Quick Hits — Sarah Bloom Raskin Faces a Grilling; GOP Divisions on Ukraine; The $30 Trillion U.S. Debt; Sanity in Sacramento
Author: Greg Valliere
February 3, 2022
RASKIN’S ANTIPATHY TOWARD THE FOSSIL FUEL INDUSTRY will be a major topic. Her critics say she would use Fed stress tests to penalize banks that work with energy firms, and that she would favor “sustainable investments” in a way that could politicize the Fed, which only has a mandate to ensure stable prices and low unemployment.
RASKIN’S CRITICS ALSO WILL POUNCE on her work and compensation at Reserve Trust, a non-bank financial technology company that received special access to the Fed’s payments system while she was serving as a director. These ties are explored extensively in this morning’s TheHill.com.
CONSIDERING THE STRONG SUPPORT RASKIN ENJOYS from Progressives like Sen. Elizabeth Warren, this could be a nasty confirmation process. Our early take is that Raskin has a 55% chance of prevailing; she’s hardly a shoo-in.
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VLADIMIR PUTIN’S GOAL of sowing dissent in America is closer to success, as the Republican party splinters over Ukraine. Egged on by Fox commentator Tucker Carlson, a significant chunk of Republicans are urging the U.S. to stay out of the potential conflict. Sen. Josh Hawley, the Missouri Trump supporter, is leading the opposition.
MOST REPUBLICANS (like Marco Rubio and Lindsey Graham) enthusiastically support the Biden Administration’s hard line. But public opinion hasn’t coalesced yet, and we suspect that if there’s a conflict, an isolationist sentiment may grow.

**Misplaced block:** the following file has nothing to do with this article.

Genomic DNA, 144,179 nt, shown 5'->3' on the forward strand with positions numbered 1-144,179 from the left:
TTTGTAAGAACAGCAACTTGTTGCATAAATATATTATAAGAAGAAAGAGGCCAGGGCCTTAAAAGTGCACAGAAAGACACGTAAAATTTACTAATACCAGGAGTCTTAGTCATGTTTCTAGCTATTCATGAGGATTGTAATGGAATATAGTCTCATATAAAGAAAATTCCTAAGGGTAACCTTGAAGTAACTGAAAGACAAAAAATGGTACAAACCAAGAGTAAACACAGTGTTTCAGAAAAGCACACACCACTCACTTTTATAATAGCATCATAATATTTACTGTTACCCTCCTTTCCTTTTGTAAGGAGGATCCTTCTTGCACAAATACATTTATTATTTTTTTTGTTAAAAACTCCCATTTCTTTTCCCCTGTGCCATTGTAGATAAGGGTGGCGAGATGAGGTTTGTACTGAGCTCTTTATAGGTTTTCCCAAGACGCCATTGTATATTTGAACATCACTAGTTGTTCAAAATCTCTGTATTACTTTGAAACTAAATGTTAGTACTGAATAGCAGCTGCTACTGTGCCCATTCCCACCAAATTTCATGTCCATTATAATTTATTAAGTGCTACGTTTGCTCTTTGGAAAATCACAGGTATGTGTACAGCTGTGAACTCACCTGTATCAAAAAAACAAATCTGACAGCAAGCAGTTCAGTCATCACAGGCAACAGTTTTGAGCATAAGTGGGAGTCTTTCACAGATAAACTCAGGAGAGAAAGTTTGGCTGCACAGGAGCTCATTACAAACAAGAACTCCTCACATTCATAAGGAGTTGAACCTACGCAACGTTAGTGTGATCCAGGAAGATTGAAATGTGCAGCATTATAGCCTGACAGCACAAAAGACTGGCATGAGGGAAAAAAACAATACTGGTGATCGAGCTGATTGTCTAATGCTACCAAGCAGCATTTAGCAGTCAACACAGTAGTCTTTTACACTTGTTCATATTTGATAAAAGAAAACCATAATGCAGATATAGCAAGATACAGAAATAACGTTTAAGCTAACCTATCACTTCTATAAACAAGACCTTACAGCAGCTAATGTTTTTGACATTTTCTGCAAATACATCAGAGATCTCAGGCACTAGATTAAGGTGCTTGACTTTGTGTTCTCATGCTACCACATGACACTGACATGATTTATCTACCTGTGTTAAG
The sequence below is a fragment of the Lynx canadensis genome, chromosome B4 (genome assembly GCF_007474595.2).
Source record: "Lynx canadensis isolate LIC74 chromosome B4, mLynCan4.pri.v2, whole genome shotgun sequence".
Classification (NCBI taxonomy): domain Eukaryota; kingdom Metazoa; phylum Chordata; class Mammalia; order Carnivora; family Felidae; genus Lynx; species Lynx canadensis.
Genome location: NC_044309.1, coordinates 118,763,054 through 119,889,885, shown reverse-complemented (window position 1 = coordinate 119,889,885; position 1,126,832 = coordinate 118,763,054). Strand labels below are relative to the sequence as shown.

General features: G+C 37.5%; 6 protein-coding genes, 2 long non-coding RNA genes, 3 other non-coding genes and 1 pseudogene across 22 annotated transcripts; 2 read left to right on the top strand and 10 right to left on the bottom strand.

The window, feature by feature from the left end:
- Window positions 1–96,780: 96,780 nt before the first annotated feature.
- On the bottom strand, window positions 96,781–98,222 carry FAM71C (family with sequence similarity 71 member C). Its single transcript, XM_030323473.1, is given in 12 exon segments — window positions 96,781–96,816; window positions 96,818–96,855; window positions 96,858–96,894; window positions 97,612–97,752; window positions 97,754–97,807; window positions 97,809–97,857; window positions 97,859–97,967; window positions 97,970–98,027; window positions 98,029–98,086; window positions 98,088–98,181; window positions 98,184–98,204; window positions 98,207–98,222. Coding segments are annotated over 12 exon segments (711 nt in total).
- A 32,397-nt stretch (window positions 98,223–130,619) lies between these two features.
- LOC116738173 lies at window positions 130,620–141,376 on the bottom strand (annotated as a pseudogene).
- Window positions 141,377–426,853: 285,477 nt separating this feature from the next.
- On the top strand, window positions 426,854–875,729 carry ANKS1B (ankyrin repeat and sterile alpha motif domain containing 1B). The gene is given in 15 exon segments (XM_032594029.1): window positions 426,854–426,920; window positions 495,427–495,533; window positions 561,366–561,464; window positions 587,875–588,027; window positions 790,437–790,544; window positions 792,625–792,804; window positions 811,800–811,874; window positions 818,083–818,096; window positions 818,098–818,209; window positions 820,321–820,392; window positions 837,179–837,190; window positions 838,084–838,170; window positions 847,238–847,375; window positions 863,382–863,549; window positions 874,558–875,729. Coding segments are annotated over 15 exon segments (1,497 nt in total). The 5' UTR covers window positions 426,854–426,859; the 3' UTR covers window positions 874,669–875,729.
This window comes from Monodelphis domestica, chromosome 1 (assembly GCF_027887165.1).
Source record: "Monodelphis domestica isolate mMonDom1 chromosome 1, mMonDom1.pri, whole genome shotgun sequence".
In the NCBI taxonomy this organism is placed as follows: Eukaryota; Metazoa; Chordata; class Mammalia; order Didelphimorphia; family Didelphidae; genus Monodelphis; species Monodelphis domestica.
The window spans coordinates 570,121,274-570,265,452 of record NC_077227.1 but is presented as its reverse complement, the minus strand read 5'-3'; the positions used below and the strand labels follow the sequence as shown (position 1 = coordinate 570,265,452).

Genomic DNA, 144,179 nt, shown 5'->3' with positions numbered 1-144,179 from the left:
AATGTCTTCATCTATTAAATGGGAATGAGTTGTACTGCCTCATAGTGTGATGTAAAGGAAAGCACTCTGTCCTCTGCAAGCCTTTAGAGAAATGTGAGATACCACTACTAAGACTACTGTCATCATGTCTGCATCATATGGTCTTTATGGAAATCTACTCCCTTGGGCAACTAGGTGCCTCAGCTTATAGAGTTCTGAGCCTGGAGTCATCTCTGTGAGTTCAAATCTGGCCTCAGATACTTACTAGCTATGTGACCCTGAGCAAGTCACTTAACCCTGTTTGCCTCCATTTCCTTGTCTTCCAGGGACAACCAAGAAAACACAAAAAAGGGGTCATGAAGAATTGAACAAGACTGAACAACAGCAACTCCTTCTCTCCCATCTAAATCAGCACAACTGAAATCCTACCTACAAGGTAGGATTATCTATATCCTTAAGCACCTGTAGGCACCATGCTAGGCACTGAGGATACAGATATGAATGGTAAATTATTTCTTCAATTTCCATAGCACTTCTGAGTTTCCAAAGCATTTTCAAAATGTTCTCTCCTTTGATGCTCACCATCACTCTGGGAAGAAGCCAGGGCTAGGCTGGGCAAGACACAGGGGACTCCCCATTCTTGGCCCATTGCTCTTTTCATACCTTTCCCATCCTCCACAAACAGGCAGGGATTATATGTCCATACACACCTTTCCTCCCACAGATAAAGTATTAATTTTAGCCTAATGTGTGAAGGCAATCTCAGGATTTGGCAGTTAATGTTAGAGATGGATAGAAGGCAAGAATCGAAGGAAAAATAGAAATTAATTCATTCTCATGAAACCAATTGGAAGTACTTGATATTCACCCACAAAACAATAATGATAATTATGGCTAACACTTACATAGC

“WHY ARE WE IN UKRAINE?” could be a growing refrain in the U.S. — and could give isolationists (both Trump supporters and leftists) an issue to exploit. Putin would be delighted to see this issue divide the U.S.
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THE NATIONAL DEBT HAS ECLIPSED $30 TRILLION, which is a dominant subject when we meet with retail clients, who correctly view this trend as unsustainable. They always ask: why doesn’t Washington do anything about the surging debt?
AND WE ALWAYS ANSWER: First, lawmakers aren’t interested in major deficit reduction because they don’t see a catalyst from the markets, which seemingly don’t care about deficits. Why should we act, members of Congress say, with interest rates so low?
SECOND, ALL OF THE PRESCRIPTIONS for curbing the deficit would require very unpopular measures — tax hikes, deep benefit cuts, etc. For most members of Congress, getting re-elected is paramount, and a call for significant belt-tightening could cost many members their jobs.
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SANITY IN SACRAMENTO: A sweeping single payer health bill, costing several hundred billion dollars, has been rejected by California’s House, where Democrats dominate 60-19. The measure was supported by progressives, who wanted to pay for the bill with massive new taxes that even California couldn’t tolerate.
PROBLEMS PERSIST IN THE GOLDEN STATE: Los Angeles and the San Francisco Bay Area still face a staggering increase of crime, which is largely tolerated and lightly prosecuted, but in our opinion the state’s biggest problem is that its devastating drought has not ended.
HEAVY SNOW AND RAIN in December has been followed by five bone-dry weeks, and current jet stream patterns seemingly rule out any relief through mid-February. Experts anticipate a terrible fire season this year.
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